Brain magnetic resonance imaging (MRI) scans could be used to detect early and subtle markers of cognitive impairment in people with Parkinson’s, which may help predict patients’ prognoses and disease progression, a recent study suggests.

Such early detection also allows people with the neurodegenerative disease to start appropriate care strategies earlier, the researchers say.

The results of the study, “Texture features of magnetic resonance images: A marker of slight cognitive deficits in Parkinson’s disease,” were published in the journal Movement Disorders.

Cognitive impairment is a common non-motor symptom of Parkinson’s disease and a cause of significant disability for patients and a burden for caregivers. The extent and progression of cognitive deficits vary, with about 20.3% to 60.5% of individuals experiencing mild cognitive impairments (MCI). In more severe cases, such impairment can result in dementia.
Those at-risk can benefit from early detection of cognitive alterations, which allows them to initiate appropriate care strategies such as cognitive stimulation therapy. Such therapy can result in a marked improvement in cognition and quality of life, according to researchers. However, standard neuropsychological assessments are time-consuming and not easy to do in routine clinical practice. Moreover, such evaluations can be influenced by medication, pain, anxiety, and other factors.
Therefore, additional markers of cognitive deficits are needed for Parkinson’s patients, the researchers say. One potential option is the use of magnetic resonance imaging (MRI), an imaging exam that uses a powerful magnetic field, radio waves, and a computer to produce detailed pictures of the body’s internal structures.
“Texture features” — a well-known method of MRI image processing used for medical purposes — could offer insights on subtle brain changes.  These features could be used to detect the damage to brain cells, long before any symptoms of cognitive impairment develop.
Recognizing the potential of this method, a team of French researchers now tested whether such signals could be used as early markers of Parkinson’s cognitive impairments — “potentially even before the atrophy [loss of brain volume, a usual sign of cognitive decline] becomes manifest,” they said.

The team investigated if MRI texture analysis is sensitive enough to be an early marker of cognitive alterations, specifically of cognitive slowing, in Parkinson’s patients.

They analyzed brain MRI scans of 102 people with Parkinson’s from centers in Lille, France, and Maastricht, the Netherlands, who were involved in a previous study.

Based on tests of attention, memory, executive function, language, and visuospatial functions, three groups of patients were considered for the study. These groups were cognitively intact patients (PDCN); cognitively intact patients with slight cognitive slowing (PDCN-S); and patients with mild cognitive deficits, particularly in executive functioning (PD-EXE).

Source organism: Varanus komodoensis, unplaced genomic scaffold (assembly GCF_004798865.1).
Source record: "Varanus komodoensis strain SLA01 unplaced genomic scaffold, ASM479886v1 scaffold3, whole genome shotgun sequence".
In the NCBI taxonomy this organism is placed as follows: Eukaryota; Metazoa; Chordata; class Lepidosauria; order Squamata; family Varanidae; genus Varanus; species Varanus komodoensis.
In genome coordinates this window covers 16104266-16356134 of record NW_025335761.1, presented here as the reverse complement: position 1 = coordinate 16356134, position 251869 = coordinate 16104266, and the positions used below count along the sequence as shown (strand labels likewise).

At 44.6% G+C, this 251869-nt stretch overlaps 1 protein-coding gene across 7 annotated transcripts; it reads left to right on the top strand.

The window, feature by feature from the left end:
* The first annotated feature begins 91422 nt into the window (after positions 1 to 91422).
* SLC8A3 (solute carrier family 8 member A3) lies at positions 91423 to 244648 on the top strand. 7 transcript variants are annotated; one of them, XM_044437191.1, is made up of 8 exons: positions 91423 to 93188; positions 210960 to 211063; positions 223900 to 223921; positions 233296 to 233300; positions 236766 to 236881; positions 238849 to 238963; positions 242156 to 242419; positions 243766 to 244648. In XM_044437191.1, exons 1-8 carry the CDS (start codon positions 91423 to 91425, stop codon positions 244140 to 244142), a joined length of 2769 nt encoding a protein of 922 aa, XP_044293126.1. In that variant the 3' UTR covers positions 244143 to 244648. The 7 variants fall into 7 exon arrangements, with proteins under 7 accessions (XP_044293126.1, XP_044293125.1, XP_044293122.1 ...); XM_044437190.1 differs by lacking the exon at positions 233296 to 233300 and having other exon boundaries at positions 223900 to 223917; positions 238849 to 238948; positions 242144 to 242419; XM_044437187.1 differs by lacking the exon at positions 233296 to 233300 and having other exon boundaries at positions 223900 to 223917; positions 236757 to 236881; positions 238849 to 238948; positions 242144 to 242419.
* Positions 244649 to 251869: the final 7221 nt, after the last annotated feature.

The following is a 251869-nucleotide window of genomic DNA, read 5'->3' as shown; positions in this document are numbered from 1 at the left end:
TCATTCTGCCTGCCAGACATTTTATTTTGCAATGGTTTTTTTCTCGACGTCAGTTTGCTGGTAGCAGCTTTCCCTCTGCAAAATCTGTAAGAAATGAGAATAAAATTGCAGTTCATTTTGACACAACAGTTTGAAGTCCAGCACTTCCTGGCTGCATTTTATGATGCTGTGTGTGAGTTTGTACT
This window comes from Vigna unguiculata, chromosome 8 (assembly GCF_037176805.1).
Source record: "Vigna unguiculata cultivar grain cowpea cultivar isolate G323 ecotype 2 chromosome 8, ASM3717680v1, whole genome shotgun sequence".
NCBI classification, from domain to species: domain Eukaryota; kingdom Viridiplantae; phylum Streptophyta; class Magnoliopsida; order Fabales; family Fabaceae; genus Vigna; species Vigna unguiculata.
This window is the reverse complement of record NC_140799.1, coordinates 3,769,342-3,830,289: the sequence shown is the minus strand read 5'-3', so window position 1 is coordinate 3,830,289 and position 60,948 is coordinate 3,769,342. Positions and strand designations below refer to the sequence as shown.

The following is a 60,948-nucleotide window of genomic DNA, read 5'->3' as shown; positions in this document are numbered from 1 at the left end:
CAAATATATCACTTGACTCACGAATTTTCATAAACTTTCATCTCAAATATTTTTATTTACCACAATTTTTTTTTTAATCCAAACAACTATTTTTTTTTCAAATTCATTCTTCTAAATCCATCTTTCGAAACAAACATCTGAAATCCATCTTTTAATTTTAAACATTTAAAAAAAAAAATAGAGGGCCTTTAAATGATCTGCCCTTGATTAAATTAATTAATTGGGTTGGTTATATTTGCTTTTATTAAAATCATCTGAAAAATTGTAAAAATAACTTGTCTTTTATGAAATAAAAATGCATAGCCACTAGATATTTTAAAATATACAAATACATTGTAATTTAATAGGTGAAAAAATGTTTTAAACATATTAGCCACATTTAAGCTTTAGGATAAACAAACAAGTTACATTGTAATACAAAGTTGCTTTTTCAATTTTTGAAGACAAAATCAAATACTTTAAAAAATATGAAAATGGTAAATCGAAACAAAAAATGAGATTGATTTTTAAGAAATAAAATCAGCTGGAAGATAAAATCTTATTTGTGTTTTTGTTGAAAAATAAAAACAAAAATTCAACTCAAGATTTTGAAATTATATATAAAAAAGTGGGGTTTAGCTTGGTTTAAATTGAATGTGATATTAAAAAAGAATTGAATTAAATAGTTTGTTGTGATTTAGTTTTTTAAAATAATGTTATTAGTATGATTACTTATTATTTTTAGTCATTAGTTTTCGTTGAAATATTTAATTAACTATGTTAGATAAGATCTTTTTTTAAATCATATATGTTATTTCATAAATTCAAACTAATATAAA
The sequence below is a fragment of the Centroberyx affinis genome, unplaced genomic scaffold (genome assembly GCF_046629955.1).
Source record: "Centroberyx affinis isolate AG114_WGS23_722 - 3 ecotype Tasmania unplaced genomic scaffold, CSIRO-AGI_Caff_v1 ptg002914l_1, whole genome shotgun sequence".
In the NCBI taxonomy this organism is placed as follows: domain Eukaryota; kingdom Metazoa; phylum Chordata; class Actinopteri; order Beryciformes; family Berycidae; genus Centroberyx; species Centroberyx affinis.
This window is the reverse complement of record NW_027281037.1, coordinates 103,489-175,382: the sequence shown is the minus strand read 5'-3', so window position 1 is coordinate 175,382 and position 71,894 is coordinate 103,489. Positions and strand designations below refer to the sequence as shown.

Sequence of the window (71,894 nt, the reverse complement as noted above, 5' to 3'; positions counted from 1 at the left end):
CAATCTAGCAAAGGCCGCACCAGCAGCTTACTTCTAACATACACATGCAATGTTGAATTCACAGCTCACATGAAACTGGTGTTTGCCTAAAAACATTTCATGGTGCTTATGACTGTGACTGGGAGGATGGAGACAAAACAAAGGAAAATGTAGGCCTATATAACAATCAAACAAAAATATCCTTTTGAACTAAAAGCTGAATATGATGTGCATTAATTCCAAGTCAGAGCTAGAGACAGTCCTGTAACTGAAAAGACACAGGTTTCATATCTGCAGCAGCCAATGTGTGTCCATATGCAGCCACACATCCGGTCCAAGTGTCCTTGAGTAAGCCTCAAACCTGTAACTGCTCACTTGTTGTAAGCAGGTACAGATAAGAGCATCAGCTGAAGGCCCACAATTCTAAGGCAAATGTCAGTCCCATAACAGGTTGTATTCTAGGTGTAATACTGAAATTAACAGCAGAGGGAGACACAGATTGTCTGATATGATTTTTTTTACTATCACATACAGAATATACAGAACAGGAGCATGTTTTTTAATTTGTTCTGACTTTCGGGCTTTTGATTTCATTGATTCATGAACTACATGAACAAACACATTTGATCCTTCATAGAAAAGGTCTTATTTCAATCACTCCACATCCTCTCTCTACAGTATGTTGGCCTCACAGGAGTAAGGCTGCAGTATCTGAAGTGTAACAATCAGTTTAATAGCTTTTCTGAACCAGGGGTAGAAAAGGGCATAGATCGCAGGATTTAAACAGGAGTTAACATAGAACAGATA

A group of 17 age‐matched healthy people (controls) was included for comparison. All participants were examined on a 3T whole-body scanner and T1‐weighted images were acquired.

Six regions of the brain previously reported to suffer from atrophy (volume loss) in Parkinson’s patients with cognitive impairments were specifically chosen by the researchers for analysis. These regions were the thalamus, the hippocampus, the puramen, the pallidum, the caudate nucleus, and the amygdala.

The researchers found that values for two texture features — skewness and entropy — could distinguish individuals who had normal cognition from those with slight cognitive slowing, and from those with mild impairments. Skewness is a parameter that quantifies the asymmetry of the intensity of MRI signals. Entropy represents the degree of uncertainty of the texture intensity.

These texture features were at three specific regions in the brain: the hippocampus, the thalamus, and the amygdala.

The values for these features gradually decreased in those patients with worse cognitive function, suggesting it is possible to detect early cognition deficits in people with Parkinson’s using MRIs. The researchers noted that the best performances regarding sensitivity and specificity were obtained by measuring skewness in the hippocampus. In fact, skewness in the hippocampus was a significant marker of slight cognitive slowing.
“Our results suggest that hippocampal neurons could be affected very early in PD patients, even before atrophy can be detected with commonly used methods, and this could cause a general slowing of information processing,” the researchers said.
“These results support the assumption that signal alterations associated with Parkinson’s disease–related cognitive decline can be captured very early by texture analysis,” they added.
The researchers believe that brain MRI imaging could be combined with other methods, such as cognitive assessments and electroencephalograms. That would allow scientists to build a combined model “not only for the profiling but also for the prognosis and the prediction of evolution” of cognitive impairment, they said.